William Ruto, the deputy president of Kenya, is giving cash to his supporters to promote his 2022 election campaign, according to posts on the Facebook page “Deputy Samoei Williams Ruto”. The country is set to hold general elections in August.
“Have you ever received my promotion?” asks one of many similar posts on the page. “Today is another day am giving out worthy ksh45 000 to my fans who will support my elections. Fellow hustlers if interested and ready kindly inbox your number and name in order to receive your promotion Immediately.”
Ruto’s “Hustler Nation” slogan aims to appeal to what the BBC calls “those – especially young people – who struggle to make ends meet in an economy that is said to be no longer working for them”.
Another post reads: “Today is your day to receive the promotion? Am supporting my Kenyan fans with ksh78 000 now as a promotion. Are you prepared to receive yours?”
The page uses images of Ruto in its cover and profile photos, and always asks for people’s phone numbers. But is it really run by the deputy president’s campaign?
How to tell if a Facebook page really represents a public figure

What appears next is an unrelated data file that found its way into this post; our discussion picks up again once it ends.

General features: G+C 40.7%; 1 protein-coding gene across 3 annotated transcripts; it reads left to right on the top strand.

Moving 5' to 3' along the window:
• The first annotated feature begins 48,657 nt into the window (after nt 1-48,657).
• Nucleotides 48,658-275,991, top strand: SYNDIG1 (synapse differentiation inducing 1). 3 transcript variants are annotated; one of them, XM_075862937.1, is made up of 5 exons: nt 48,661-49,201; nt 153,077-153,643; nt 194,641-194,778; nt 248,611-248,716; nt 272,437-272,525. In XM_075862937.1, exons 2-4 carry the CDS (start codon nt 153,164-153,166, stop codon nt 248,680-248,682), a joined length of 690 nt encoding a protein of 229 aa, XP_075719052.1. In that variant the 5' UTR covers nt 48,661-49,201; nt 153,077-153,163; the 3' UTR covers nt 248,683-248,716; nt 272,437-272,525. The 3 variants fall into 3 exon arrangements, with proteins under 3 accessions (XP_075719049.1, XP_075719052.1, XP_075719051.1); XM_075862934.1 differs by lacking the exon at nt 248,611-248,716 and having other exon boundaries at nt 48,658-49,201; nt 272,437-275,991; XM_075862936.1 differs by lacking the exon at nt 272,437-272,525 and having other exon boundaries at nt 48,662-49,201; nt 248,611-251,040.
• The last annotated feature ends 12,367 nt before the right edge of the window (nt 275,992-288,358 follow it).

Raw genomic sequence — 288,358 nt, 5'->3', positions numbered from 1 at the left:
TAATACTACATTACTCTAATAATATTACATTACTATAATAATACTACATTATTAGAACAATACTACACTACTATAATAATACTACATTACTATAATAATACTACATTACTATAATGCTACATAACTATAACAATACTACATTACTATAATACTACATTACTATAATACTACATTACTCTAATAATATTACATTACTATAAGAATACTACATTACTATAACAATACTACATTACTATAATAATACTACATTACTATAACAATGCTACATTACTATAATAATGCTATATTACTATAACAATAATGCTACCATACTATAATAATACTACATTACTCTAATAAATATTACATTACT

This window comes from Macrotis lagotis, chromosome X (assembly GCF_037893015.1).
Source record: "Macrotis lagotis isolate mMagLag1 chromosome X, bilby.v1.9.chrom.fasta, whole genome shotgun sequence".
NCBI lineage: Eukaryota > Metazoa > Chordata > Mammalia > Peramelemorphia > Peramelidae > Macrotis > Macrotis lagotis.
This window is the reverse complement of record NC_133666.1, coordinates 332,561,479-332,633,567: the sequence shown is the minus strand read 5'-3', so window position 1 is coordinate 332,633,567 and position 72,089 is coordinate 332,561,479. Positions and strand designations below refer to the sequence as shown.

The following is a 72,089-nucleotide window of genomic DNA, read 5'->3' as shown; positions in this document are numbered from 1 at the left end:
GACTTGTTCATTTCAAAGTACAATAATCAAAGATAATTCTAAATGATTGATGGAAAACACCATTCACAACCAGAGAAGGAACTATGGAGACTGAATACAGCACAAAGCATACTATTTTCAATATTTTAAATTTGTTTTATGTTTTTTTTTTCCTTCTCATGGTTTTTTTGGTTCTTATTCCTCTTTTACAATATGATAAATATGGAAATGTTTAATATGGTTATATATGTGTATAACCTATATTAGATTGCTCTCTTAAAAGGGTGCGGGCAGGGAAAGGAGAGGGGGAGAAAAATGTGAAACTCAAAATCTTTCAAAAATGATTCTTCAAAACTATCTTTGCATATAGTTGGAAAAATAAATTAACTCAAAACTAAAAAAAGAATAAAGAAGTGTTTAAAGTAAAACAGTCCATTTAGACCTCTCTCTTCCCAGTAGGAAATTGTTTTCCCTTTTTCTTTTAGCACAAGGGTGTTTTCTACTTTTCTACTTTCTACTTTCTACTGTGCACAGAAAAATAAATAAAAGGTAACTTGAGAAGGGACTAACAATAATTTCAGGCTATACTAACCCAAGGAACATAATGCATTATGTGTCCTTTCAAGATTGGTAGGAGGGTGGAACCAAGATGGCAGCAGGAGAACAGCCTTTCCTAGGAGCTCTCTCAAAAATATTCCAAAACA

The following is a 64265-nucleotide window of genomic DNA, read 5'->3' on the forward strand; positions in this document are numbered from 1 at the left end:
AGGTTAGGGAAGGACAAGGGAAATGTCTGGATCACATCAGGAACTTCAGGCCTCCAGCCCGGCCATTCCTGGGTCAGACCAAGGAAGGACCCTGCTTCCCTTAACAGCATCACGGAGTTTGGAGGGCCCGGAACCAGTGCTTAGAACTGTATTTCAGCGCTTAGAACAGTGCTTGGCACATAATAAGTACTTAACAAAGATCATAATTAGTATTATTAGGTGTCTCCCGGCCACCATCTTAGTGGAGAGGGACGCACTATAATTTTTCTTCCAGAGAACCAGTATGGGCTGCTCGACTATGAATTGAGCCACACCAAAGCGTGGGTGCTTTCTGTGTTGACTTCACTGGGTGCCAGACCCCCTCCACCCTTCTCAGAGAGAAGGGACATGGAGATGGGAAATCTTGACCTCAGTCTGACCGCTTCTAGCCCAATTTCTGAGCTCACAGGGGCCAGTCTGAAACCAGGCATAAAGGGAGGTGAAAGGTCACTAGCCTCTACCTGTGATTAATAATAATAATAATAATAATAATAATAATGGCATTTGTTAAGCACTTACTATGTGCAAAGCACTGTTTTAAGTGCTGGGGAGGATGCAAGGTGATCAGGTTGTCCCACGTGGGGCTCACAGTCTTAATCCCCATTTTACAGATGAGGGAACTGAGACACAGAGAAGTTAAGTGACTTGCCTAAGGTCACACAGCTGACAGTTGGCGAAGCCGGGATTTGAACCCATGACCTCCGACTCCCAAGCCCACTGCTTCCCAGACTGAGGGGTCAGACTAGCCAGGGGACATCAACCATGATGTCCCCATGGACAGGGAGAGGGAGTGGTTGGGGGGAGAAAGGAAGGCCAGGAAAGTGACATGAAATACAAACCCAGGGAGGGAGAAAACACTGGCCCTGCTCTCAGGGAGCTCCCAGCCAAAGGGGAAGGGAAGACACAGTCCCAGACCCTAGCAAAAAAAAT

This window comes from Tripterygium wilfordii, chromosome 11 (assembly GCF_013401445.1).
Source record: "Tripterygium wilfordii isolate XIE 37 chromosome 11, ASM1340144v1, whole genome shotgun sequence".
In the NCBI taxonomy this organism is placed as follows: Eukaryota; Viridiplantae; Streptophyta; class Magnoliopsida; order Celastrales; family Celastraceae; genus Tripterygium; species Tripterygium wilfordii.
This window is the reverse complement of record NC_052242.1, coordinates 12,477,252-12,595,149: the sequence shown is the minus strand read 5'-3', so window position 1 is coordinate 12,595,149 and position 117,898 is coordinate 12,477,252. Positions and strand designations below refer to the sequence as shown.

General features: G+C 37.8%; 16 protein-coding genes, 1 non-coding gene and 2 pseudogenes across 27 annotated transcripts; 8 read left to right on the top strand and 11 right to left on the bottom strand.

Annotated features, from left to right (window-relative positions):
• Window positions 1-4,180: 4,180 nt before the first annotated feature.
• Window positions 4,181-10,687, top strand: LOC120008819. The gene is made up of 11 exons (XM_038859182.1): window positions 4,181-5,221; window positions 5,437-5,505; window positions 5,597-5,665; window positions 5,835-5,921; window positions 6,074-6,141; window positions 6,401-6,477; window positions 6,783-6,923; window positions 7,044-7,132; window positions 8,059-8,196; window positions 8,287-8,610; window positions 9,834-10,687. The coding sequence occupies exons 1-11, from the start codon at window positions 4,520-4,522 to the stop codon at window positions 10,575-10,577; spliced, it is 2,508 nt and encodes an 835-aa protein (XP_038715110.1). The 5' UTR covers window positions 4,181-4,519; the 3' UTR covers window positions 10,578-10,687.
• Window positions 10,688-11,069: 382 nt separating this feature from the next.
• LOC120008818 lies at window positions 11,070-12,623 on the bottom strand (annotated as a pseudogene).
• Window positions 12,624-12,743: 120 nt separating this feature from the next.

Facebook allows public figures such as Ruto to verify their pages on the platform. These pages carry the “blue tick” verification badge.
“The verified badge appears next to a Facebook Page or profile. It means Facebook has confirmed that the Page or profile is the authentic presence of the public figure or global brand that it represents,” Facebook says.
“The verified badge is a tool to help people find public figures and brands' real Pages and profiles. If a Page or profile has the verified badge, we've confirmed that it represents who it says it does. If the badge isn't there, it may not be the real Page or profile.”
The page offering cash – “Deputy Samoei Williams Ruto” – is not verified. Ruto’s real Facebook page is “William Samoei Ruto”, which is not only verified with the blue tick but spells his first name correctly.
Ruto’s page was created in July 2011 and currently has some 1.9 million followers. The bogus page has no information in its “about” section, but its first post was on 20 January 2022, and it has just 5,000 or so friends – not followers.
And Ruto’s verified Facebook page makes no offers of cash to supporters.
More than this, the posts on the fake page are full of spelling and grammar errors. This would be unlikely on a Facebook account representing Kenya’s deputy president.
It’s not clear what the motive is. The page may be an attempt to scam people, given that it asks for users’ phone numbers. It may also be part of the wave of disinformation about election candidates increasingly flooding social media as Kenya’s August polls approach.
Just in case, read our guide to Facebook scams and how to spot them.
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